Free trade is always a hard sell. In all of social science, the proposition that comes closest to being scientific, in terms of being theoretically provable and true in real life, is that a society benefits from allowing its citizens to buy what they wish - even from foreigners. But people resist this conclusion, sometimes violently, as in Seattle last week. Why?
A couple of reasons; first, the principle of free trade may be true, but it’s not obviously true. In fact, it’s counter intuitive. If a factory shuts down because of a flood of cheap foreign products, how is that good? If middle class Americans find themselves competing with foreigners being paid practically nothing and living in squalor, how can this send Americans’ standard of living up and not down? Students of economics are led step by step through layers of reasoning until the moment they see the light. Skeptics think that the whole routine is like induction into a religious cult and that free trade is more like an article of religious faith than a sound policy recommendation. These skeptics are wrong, but their skepticism is understandable.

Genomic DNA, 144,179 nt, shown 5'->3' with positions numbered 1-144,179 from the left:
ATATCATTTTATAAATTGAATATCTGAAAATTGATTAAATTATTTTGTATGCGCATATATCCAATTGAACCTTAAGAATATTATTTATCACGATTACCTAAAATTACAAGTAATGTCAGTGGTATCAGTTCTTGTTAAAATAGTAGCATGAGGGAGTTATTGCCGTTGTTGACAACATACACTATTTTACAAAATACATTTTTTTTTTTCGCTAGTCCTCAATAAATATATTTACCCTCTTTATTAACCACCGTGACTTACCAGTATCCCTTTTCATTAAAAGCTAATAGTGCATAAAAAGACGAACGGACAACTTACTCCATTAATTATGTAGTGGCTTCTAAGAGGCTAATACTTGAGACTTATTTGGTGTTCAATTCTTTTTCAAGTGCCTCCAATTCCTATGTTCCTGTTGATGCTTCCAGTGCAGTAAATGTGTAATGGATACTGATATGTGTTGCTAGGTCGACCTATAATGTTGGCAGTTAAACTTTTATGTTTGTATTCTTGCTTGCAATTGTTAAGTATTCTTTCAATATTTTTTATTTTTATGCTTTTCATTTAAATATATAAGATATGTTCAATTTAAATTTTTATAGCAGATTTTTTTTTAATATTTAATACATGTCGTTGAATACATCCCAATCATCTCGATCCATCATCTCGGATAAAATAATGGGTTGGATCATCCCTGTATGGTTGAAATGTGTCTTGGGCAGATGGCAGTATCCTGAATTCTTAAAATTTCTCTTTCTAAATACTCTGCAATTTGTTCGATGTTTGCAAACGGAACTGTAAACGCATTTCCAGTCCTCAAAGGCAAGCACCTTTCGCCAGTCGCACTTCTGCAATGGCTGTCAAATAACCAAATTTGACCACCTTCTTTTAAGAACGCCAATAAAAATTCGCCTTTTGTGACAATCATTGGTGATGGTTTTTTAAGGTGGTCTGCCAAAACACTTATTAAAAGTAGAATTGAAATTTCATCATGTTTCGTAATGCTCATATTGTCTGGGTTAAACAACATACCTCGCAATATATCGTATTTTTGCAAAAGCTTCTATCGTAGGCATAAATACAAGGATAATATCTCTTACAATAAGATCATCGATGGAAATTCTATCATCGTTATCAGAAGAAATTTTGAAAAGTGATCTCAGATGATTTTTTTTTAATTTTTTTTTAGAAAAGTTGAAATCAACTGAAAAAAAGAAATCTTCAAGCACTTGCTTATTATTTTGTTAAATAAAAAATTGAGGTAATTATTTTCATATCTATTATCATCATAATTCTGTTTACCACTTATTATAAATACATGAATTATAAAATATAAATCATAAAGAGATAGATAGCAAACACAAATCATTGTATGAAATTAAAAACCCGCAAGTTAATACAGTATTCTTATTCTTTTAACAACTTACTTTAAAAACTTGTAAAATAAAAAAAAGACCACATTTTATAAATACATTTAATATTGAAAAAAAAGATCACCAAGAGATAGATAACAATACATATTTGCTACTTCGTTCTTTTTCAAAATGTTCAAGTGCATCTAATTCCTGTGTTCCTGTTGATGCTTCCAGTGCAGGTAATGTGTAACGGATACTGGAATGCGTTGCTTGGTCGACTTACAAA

The other reason it’s hard to sell free trade is that any given example tends to benefit a lot of people in small ways that are hard to identify and tends to harm a few people a lot in ways that are vividly evident. When that factory shuts down, the unemployed workers know they’ve suffered a loss, and they know why. And it’s a big enough loss to stir them politically. It will affect their vote at least, if not cause them to march in the streets.
By contrast, budget - conscious cloth shoppers (maybe those same workers) who are able to save a few bucks on a new sweater are not likely to realize they are enjoying a bargain as a result of global trade or to take to the streets to defend their cheap sweater. Or suppose the U.S. slaps a tariff on foreign sweaters and the foreign country retaliates by raising a tariff on something we’re selling them - the people who would lose their jobs aren’t even identifiable for sure, though for sure they exist. Likewise the people who lose jobs because shoppers, who have to pay more for, have less money to spend on other things.
It’s by considering all these things - the risk of loosing your job one way minus the risk of loosing it another, the extra money you make if your industry is shielded from foreign competition minus the extra money you pay for goods and services that are protected - that you reach the conclusion that on average, free trade benefits us all. Yes, there are various economic theories about circumstances in which all this may not be true, but their authors win prizes precisely because the circumstances are unusual. In general, the numbers work irrespective of what policies other countries follow. They just get worse if one country’s trade restrictions lead other countries to impose more of the same. Trouble is, who’s got the time for that entire math?
What does the passage mainly discuss?